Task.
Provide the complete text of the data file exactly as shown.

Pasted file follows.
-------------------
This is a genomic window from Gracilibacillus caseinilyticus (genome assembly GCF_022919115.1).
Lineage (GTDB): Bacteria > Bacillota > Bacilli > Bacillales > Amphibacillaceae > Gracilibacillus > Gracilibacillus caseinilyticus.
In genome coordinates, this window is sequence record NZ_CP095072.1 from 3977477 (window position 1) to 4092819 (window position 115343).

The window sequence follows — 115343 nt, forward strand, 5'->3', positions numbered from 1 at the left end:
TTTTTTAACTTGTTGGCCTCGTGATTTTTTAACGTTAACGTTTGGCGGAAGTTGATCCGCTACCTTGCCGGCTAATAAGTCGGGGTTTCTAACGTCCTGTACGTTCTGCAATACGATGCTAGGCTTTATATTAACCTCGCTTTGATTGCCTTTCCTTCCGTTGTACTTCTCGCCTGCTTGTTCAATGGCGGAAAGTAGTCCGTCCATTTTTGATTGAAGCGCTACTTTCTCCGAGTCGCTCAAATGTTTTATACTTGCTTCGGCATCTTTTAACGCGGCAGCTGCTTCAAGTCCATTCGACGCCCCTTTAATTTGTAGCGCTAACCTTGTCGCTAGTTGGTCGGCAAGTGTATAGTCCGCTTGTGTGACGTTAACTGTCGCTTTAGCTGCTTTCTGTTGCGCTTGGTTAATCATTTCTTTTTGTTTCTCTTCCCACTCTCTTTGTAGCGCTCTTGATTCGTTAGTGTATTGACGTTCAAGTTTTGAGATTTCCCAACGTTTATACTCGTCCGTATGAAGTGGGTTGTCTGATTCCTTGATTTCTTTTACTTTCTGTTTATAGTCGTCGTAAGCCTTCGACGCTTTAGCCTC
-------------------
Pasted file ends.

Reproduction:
This is a genomic window from Gracilibacillus caseinilyticus (genome assembly GCF_022919115.1).
Lineage (GTDB): Bacteria > Bacillota > Bacilli > Bacillales > Amphibacillaceae > Gracilibacillus > Gracilibacillus caseinilyticus.
In genome coordinates, this window is sequence record NZ_CP095072.1 from 3977477 (window position 1) to 4092819 (window position 115343).

The window sequence follows — 115343 nt, forward strand, 5'->3', positions numbered from 1 at the left end:
TTTTTTAACTTGTTGGCCTCGTGATTTTTTAACGTTAACGTTTGGCGGAAGTTGATCCGCTACCTTGCCGGCTAATAAGTCGGGGTTTCTAACGTCCTGTACGTTCTGCAATACGATGCTAGGCTTTATATTAACCTCGCTTTGATTGCCTTTCCTTCCGTTGTACTTCTCGCCTGCTTGTTCAATGGCGGAAAGTAGTCCGTCCATTTTTGATTGAAGCGCTACTTTCTCCGAGTCGCTCAAATGTTTTATACTTGCTTCGGCATCTTTTAACGCGGCAGCTGCTTCAAGTCCATTCGACGCCCCTTTAATTTGTAGCGCTAACCTTGTCGCTAGTTGGTCGGCAAGTGTATAGTCCGCTTGTGTGACGTTAACTGTCGCTTTAGCTGCTTTCTGTTGCGCTTGGTTAATCATTTCTTTTTGTTTCTCTTCCCACTCTCTTTGTAGCGCTCTTGATTCGTTAGTGTATTGACGTTCAAGTTTTGAGATTTCCCAACGTTTATACTCGTCCGTATGAAGTGGGTTGTCTGATTCCTTGATTTCTTTTACTTTCTGTTTATAGTCGTCGTAAGCCTTCGACGCTTTAGCCTC